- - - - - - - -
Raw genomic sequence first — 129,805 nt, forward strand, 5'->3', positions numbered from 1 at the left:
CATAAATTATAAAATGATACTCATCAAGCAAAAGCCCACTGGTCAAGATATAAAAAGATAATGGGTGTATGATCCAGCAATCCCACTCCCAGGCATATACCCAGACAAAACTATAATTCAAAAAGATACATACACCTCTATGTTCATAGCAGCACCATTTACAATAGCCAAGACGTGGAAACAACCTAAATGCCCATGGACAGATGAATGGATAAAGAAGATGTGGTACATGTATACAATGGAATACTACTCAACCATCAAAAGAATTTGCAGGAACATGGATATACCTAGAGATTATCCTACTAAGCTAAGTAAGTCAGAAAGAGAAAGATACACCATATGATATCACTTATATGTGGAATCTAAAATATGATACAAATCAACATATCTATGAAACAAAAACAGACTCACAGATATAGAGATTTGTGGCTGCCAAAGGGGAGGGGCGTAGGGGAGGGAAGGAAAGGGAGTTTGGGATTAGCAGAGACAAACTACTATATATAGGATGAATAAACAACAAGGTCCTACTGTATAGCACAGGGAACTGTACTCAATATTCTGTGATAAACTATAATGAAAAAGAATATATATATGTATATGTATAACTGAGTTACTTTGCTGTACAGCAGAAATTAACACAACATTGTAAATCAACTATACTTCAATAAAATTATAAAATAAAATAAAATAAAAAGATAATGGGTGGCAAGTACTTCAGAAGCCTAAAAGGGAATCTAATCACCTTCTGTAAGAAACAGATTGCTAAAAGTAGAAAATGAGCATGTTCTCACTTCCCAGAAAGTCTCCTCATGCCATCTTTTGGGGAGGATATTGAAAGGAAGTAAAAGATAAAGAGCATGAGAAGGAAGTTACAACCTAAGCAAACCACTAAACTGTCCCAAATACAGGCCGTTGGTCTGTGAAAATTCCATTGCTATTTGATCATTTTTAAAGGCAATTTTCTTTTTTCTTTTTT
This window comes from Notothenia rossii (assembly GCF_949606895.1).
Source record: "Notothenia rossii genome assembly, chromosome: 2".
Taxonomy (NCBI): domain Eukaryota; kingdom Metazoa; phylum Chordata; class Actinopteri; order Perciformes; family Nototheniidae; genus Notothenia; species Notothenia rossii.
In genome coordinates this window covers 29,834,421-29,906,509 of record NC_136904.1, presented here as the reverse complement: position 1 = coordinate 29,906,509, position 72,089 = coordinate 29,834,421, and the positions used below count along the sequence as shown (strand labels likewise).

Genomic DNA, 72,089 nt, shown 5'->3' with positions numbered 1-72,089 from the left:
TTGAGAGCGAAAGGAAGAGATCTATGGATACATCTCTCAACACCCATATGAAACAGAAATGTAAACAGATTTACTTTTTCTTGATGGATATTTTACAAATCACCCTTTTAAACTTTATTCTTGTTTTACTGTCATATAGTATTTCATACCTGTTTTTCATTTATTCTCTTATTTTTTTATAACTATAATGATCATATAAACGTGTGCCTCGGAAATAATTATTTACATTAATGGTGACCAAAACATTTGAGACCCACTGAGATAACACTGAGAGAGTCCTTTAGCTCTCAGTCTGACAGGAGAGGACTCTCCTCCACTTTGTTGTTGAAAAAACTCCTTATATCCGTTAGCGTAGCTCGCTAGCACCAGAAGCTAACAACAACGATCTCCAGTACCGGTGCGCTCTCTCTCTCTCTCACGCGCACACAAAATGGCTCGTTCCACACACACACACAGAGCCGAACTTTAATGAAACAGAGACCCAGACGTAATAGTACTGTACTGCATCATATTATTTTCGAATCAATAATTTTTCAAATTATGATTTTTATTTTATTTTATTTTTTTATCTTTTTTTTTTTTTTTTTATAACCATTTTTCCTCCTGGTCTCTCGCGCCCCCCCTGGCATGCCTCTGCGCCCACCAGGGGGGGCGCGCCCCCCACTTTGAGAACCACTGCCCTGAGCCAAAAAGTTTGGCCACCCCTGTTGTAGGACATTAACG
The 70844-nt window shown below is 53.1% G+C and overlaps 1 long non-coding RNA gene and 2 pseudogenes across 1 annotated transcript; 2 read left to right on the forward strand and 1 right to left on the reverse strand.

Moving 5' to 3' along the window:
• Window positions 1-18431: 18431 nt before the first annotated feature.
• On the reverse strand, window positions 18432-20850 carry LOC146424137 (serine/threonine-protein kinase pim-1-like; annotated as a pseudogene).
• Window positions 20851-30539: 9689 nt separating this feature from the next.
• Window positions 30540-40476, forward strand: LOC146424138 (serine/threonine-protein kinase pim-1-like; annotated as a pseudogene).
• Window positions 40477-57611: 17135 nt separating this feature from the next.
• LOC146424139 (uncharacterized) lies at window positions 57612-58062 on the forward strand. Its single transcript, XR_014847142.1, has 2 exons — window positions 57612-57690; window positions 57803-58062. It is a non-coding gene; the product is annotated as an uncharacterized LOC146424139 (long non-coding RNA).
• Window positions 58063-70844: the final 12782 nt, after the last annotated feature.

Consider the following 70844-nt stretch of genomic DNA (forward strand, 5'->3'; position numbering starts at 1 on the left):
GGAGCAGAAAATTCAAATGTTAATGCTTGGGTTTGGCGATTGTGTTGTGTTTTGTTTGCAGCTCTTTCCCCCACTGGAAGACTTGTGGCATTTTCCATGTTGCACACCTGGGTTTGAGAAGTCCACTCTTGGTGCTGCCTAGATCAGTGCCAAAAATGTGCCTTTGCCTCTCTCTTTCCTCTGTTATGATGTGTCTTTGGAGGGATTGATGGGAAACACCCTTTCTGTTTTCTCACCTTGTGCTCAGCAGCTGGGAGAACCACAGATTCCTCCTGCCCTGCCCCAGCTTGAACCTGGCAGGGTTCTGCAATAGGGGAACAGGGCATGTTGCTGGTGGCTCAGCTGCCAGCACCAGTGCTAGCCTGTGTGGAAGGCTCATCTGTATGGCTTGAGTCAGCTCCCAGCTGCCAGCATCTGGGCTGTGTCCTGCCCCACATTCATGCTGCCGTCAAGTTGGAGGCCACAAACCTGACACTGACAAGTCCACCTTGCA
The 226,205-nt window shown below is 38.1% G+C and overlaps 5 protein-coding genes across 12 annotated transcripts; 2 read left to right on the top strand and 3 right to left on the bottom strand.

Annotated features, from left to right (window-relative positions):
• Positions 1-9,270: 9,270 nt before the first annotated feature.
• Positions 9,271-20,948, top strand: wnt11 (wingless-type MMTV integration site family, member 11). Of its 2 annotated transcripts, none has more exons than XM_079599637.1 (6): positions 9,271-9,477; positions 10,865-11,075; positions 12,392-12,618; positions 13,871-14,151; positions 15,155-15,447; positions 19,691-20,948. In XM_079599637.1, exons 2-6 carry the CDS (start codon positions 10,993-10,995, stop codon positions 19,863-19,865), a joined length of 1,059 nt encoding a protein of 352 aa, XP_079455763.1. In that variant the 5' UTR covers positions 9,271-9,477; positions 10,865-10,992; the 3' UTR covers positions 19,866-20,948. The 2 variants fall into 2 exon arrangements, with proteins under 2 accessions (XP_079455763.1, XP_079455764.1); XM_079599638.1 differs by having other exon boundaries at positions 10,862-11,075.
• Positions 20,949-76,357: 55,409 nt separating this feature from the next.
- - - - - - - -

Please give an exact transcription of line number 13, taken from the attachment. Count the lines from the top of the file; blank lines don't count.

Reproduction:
• Window positions 20851-30539: 9689 nt separating this feature from the next.